Tomb Raider’s tutorial inspired this charming exploration game about botany

All about Botany Manor from ID@Xbox
Balloon Studios / Whitethorn Games

In many parts of the world, hobby gardeners are currently busy nurturing their young plants, full of hope for a bountiful harvest later this year. If you don’t have a garden, you won’t have to wait long to make a similar experience – Botany Manor, a charming exploration and puzzle game, is set to be released on April 9, 2024, for PC, Xbox One, Xbox Series X|S, and Nintendo Switch.

Taking you to the mansion of a retired botanist, which has been faithfully recreated for the game in stunning historical detail, you explore the estate and stumble upon the collection of rare seeds the researcher has amassed over the years of her career. Resurrecting lost plants – how’s that for a hobby project? Having found the seeds as well as a notebook, you should be good to go. Only… that notebook isn’t filled out. It looks like the researcher hasn’t figured out how to actually nurture all of these ancient plants just yet, so you’ll need to take a good look around and spot the right clues to put the pieces of each plant puzzle together.

How big should the pot be? How much water does the plant need? What kind of earth? How much sunlight? Does it require any sort of fertilizer? You’ll get as many questions as answers while slowly exploring the mansion and finding ever more clues to add to your notebook.

Botany Manor screenshot showing a beautiful greenhouse.
Exploring the manor will yield some beautiful sights. / Balloon Studios / Whitethorn Games

And then there’s the practical aspect, of course. It wouldn’t be fun to just leave theory be theory, would it? Using your collected knowledge and the tools found in the mansion, you’ll need to test your hypothesis for each plant and ensure it blooms once more. By doing this, you’ll also learn more about the botanist behind these notes, Arabella Greene, and the challenges she had to face as a woman in science at the time.

Botany Mansion is a zen experience without any kind of time pressure – its charming ideas, looks, and music come together to create a satisfying gameplay loop, in which curiosity and exploration take center stage.

Botany Manor screenshot showing a room full of plant pots.
Secrets and useful rooms await inside the estate as well. / Balloon Studios / Whitethorn Games

It’s an escapist fantasy of the best sort – in 1890s Somerset, England, you can easily forget about your problems and worries. It’s just you, this vibrantly colored and yet serene mansion, and a Herbarium waiting to be filled with knowledge. And, no, you don’t need any real-life gardening experience.

Oh, you’re probably still wondering about the headline. Balloon Studios founder Laure De Mey, who presented some gameplay to press during a recent ID@Xbox preview event, talked about her inspiration for Botany Manor during the presentation – and of all things she could have said, she mentioned Tomb Raider. Specifically, the tutorial taking place at Lara Croft’s mansion.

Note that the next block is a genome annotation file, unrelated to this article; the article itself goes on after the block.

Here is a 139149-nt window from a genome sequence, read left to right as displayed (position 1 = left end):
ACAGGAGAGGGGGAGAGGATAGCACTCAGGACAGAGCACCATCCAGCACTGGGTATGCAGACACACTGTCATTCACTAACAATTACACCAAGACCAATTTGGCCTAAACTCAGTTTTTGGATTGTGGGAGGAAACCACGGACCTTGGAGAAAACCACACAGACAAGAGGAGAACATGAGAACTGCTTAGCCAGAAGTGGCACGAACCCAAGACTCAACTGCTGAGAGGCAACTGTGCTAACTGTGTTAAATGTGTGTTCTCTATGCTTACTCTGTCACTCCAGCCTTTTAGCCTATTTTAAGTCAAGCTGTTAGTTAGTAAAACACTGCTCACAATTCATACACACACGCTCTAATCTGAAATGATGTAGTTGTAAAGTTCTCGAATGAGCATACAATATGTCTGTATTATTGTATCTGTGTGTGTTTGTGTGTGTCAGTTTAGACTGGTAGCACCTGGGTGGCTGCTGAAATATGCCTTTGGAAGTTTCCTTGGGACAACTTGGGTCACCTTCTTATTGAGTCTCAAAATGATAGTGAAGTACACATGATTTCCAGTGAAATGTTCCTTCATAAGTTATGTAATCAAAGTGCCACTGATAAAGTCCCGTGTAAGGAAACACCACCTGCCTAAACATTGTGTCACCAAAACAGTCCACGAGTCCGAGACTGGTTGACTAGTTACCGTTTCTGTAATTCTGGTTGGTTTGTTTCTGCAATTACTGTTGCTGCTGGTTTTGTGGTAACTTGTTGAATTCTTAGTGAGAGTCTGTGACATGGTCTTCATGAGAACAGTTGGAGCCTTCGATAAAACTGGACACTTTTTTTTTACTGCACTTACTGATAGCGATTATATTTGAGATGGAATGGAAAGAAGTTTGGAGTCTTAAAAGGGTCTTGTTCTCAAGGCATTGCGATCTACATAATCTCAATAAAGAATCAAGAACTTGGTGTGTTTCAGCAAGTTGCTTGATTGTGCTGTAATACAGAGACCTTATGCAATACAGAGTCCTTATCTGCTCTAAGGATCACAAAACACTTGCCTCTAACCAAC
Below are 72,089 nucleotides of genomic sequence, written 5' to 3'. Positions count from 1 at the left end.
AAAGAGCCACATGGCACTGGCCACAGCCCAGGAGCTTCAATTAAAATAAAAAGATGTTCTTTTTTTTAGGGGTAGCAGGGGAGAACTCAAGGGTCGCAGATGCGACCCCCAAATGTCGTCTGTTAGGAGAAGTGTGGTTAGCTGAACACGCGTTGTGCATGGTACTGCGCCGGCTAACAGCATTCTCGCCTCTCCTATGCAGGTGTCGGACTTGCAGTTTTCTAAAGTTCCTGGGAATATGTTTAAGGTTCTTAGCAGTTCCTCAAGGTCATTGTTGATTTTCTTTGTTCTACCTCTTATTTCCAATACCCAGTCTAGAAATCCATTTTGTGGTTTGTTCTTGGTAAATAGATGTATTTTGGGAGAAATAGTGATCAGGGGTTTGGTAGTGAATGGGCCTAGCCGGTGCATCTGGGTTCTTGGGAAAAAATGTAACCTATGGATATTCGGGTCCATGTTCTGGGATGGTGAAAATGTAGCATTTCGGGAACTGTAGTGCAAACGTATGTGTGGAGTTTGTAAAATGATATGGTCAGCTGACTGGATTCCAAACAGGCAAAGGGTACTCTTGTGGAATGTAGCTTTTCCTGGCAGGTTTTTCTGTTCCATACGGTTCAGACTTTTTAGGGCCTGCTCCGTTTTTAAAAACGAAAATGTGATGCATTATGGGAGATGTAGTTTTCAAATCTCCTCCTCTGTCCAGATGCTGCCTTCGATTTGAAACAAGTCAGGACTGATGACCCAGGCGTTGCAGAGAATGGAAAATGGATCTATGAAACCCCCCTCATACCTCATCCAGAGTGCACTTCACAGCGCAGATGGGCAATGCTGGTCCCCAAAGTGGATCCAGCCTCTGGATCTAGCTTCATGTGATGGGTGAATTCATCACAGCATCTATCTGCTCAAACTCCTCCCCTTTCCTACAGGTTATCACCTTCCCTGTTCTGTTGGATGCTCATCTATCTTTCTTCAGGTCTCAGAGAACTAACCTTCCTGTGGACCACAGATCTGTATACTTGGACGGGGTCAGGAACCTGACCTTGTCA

Botany Manor screenshot of a clue found in the mansion.
You can add that knowledge to your notebook. / Balloon Studios / Whitethorn Games

This, De Mey explained, led to a fascination with old mansions and estates, which informed the setting of Botany Manor – and explains the painstakingly detailed building we find ourselves in playing Botany Manor. Lara Croft is about as far away from being a botanist as Indiana Jones is from being an archeologist and Botany Manor is about as far as away from the action-packed Tomb Raider games as you can imagine, but it’s part of Lara’s legacy now – and that’s one fact for your next night of video game trivia.

Marco Wutz


Marco Wutz is a writer from Parkstetten, Germany. He has a degree in Ancient History and a particular love for real-time and turn-based strategy games like StarCraft, Age of Empires, Total War, Age of Wonders, Crusader Kings, and Civilization as well as a soft spot for Genshin Impact and Honkai: Star Rail. He began covering StarCraft 2 as a writer in 2011 for the largest German community around the game and hosted a live tournament on a stage at gamescom 2014 before he went on to work for Bonjwa, one of the country's biggest Twitch channels. He branched out to write in English in 2015 by joining, the global center of the StarCraft scene run by Team Liquid, which was nominated as the Best Coverage Website of the Year at the Esports Industry Awards in 2017. He worked as a translator on The Crusader Stands Watch, a biography in memory of Dennis "INTERNETHULK" Hawelka, and provided live coverage of many StarCraft 2 events on the social channels of as well as DreamHack, the world's largest gaming festival. From there, he transitioned into writing about the games industry in general after his graduation, joining GLHF, a content agency specializing in video games coverage for media partners across the globe, in 2021. He has also written for NGL.ONE, kicker, ComputerBild, USA Today's ForTheWin, The Sun, Men's Journal, and Parade. Email: